you're right, we're often not prepared because we can't practice on anything but the real thing. but getting used to the idea is part of growing up.

you have to find it within you.

Space Bar said...

Falstaff: I hadn't read any poetry by Carver until you pointed me to that one. You should post some one Poitre.

TR: Thanks. 'Getting used to the idea'? I'm not sure what you mean...used to the idea of death?

It's very complex, but one thought I frequently have is that it's not the idea of death itself that causes fear; it's more the idea that it draws to our attention how half-heartedly we live, how we've allowed time to slip by - not by having wasted it or doing less, but by doing everything in half measures. One day someone is near death and you realise what you've been unprepared for is life.

dipali said...

From HarivanshRai Bacchan's poem 'Madhushala':

Aaney ke hi saath jagat mein kahlaya jaanewala
Band lagi hone khulte hi meri jeevan madhushala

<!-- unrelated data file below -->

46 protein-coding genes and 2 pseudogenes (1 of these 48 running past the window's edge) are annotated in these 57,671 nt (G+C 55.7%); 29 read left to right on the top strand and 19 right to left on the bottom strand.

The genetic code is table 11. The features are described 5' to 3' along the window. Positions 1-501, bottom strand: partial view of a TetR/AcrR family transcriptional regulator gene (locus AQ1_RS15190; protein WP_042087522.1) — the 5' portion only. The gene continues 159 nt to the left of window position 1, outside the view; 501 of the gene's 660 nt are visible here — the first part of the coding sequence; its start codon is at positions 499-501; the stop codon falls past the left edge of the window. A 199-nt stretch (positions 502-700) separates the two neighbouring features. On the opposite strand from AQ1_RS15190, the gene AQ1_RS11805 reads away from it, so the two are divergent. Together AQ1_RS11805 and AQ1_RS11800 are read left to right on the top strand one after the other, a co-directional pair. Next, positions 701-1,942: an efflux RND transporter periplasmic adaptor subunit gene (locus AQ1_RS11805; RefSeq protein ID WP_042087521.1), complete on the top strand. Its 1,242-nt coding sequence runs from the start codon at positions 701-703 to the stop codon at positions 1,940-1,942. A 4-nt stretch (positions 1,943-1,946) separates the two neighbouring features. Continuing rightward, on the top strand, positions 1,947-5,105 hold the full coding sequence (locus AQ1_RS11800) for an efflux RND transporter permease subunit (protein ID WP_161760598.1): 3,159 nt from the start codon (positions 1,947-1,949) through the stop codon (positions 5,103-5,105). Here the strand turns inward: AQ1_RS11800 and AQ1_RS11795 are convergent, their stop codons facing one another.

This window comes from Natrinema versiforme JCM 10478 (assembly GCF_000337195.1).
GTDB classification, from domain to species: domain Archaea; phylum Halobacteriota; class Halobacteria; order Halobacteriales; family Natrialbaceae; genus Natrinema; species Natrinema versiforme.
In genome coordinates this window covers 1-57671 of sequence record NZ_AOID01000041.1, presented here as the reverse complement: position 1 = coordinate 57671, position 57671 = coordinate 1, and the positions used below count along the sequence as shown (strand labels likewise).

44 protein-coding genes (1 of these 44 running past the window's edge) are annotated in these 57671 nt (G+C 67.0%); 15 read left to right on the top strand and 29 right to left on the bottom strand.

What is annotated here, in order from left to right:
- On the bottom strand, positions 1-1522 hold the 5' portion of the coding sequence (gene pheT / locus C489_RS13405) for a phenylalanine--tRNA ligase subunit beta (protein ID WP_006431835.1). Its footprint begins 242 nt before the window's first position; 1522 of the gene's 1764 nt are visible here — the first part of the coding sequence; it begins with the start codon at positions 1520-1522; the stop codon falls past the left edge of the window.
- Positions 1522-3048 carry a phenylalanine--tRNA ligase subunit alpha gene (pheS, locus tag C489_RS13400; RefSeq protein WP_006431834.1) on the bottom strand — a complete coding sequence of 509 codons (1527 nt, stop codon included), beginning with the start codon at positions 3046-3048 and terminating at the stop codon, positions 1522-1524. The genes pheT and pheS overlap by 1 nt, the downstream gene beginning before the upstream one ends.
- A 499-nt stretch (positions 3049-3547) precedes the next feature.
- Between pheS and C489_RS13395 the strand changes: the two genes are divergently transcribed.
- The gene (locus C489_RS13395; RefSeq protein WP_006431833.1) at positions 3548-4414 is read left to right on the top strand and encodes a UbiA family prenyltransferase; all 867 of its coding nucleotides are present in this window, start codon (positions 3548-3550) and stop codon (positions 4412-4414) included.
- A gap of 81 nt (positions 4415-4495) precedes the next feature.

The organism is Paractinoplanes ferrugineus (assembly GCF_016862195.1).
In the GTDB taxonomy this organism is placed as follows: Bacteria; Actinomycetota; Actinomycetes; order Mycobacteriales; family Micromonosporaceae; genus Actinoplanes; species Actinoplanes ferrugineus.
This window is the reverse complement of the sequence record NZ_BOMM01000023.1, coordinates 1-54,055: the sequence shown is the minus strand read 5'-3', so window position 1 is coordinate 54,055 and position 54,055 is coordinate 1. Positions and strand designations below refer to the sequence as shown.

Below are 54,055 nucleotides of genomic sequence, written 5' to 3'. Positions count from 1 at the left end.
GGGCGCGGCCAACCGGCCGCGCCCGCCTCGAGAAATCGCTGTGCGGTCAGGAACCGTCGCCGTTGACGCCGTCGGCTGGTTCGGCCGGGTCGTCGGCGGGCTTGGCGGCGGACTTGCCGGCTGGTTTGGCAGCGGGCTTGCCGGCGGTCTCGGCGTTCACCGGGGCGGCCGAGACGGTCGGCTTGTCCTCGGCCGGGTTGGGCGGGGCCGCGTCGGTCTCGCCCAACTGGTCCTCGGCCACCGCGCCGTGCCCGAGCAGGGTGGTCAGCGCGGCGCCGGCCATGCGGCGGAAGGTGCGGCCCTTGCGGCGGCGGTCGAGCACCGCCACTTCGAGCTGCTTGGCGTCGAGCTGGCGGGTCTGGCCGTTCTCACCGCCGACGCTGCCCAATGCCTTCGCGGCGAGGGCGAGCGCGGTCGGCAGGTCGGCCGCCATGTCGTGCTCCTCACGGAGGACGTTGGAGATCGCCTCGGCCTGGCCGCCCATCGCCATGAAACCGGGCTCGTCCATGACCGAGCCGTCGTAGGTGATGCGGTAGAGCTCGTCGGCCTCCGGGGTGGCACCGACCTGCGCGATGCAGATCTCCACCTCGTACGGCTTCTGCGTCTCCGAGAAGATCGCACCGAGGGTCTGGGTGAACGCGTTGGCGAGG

My brother died instantly, without warning, at the age of sixty one.
He had always said that he wouldn't make old bones,(he hated to see what illness and old age had done to our father). He believed that each person should try and do whatever made him happy. And that you couldn't buy time.
He died while playing tennis, on holiday in Egypt, of a pulmonary embolism. For him, I guess it was a perfect death, unrelated to the diabetes he'd suffered from for years. He loved travel, he loved sports. For all of us- it is still
so hard to bear.

Death seems manageable and comprehensible in theory. In practice, much more difficult.